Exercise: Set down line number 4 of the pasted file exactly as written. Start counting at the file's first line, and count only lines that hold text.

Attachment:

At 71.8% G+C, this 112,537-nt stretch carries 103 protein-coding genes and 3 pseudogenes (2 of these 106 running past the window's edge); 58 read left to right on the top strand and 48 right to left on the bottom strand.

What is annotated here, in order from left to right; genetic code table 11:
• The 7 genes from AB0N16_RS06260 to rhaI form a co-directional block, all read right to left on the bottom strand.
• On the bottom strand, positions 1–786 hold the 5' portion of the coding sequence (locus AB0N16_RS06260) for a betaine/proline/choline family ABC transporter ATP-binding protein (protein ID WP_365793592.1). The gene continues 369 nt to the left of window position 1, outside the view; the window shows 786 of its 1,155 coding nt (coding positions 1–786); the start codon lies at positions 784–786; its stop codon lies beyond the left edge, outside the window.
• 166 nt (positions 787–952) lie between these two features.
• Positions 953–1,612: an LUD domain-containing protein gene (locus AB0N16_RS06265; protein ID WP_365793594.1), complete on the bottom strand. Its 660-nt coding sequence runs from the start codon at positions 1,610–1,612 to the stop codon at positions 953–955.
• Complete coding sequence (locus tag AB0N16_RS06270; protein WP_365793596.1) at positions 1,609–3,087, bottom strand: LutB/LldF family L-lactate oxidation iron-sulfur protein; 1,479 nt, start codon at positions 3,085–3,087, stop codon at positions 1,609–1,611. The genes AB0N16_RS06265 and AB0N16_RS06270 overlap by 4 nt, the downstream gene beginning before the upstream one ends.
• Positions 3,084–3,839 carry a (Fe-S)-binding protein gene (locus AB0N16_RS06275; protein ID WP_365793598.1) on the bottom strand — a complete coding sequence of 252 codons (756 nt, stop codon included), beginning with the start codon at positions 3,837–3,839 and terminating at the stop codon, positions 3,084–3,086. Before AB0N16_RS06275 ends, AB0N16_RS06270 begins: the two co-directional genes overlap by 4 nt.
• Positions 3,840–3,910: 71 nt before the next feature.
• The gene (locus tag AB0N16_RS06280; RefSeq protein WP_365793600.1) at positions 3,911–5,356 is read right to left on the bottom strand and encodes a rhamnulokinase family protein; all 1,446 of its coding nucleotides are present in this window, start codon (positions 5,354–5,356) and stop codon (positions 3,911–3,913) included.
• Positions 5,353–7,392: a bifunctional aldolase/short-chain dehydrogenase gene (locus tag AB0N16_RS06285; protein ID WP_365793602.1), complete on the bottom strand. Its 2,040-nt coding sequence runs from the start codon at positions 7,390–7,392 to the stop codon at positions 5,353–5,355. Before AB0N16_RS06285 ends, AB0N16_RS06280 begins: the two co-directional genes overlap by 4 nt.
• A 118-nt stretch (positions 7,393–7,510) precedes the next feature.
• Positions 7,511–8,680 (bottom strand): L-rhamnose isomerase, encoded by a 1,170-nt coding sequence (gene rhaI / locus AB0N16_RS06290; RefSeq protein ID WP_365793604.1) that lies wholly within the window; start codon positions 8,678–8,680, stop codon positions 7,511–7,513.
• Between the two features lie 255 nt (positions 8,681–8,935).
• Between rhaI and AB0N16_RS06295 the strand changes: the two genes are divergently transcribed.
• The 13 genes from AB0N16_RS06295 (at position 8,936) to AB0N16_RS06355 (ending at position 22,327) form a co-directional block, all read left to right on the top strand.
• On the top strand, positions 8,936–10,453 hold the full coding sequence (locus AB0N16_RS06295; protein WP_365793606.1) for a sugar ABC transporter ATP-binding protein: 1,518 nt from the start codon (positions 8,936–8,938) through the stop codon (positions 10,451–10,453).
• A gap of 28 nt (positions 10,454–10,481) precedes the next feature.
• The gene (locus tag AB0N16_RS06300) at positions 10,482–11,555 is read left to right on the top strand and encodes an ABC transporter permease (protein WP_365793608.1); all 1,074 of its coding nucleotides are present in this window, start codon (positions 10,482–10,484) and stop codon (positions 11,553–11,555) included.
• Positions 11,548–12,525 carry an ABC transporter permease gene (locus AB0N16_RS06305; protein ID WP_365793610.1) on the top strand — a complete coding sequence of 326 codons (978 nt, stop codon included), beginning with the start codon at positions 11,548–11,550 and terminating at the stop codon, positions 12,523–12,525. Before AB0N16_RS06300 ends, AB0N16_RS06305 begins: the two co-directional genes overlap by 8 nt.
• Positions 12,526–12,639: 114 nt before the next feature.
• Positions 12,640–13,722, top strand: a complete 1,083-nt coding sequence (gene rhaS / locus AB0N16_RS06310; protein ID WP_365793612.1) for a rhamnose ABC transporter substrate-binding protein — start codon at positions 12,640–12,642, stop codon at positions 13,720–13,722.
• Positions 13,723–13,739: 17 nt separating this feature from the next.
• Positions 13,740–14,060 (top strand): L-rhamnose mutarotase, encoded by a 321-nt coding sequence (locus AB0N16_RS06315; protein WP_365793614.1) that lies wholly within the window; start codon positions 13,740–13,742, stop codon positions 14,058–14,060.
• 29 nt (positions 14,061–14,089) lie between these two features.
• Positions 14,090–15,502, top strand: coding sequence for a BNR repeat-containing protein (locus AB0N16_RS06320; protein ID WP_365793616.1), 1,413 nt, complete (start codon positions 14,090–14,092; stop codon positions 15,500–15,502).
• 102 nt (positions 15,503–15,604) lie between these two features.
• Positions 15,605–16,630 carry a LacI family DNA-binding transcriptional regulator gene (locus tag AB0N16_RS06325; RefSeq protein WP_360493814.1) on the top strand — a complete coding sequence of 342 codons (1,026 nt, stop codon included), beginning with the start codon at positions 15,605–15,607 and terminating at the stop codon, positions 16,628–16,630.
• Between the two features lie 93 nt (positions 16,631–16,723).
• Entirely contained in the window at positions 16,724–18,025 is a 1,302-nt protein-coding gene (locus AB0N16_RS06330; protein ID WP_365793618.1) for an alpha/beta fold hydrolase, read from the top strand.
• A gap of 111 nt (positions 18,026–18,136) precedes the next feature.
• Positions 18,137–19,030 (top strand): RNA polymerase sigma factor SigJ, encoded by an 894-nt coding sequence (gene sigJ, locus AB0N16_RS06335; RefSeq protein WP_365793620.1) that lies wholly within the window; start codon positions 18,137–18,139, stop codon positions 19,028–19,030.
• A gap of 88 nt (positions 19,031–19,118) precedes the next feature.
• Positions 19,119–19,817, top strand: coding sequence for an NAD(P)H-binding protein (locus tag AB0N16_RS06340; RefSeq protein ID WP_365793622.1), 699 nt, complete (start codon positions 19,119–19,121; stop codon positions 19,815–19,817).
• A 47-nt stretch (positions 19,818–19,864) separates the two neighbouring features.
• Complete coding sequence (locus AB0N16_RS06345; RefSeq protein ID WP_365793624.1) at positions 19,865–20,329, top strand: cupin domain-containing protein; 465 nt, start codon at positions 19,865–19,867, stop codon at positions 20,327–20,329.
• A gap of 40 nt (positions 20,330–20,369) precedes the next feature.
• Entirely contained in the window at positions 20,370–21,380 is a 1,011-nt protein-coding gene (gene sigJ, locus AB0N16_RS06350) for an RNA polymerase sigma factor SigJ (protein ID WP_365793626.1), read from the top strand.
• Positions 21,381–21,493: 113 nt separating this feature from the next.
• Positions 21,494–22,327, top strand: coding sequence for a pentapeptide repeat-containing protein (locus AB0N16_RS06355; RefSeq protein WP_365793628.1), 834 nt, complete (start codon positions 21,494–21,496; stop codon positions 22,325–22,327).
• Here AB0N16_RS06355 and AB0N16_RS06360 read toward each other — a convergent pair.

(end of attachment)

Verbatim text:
• On the bottom strand, positions 1–786 hold the 5' portion of the coding sequence (locus AB0N16_RS06260) for a betaine/proline/choline family ABC transporter ATP-binding protein (protein ID WP_365793592.1). The gene continues 369 nt to the left of window position 1, outside the view; the window shows 786 of its 1,155 coding nt (coding positions 1–786); the start codon lies at positions 784–786; its stop codon lies beyond the left edge, outside the window.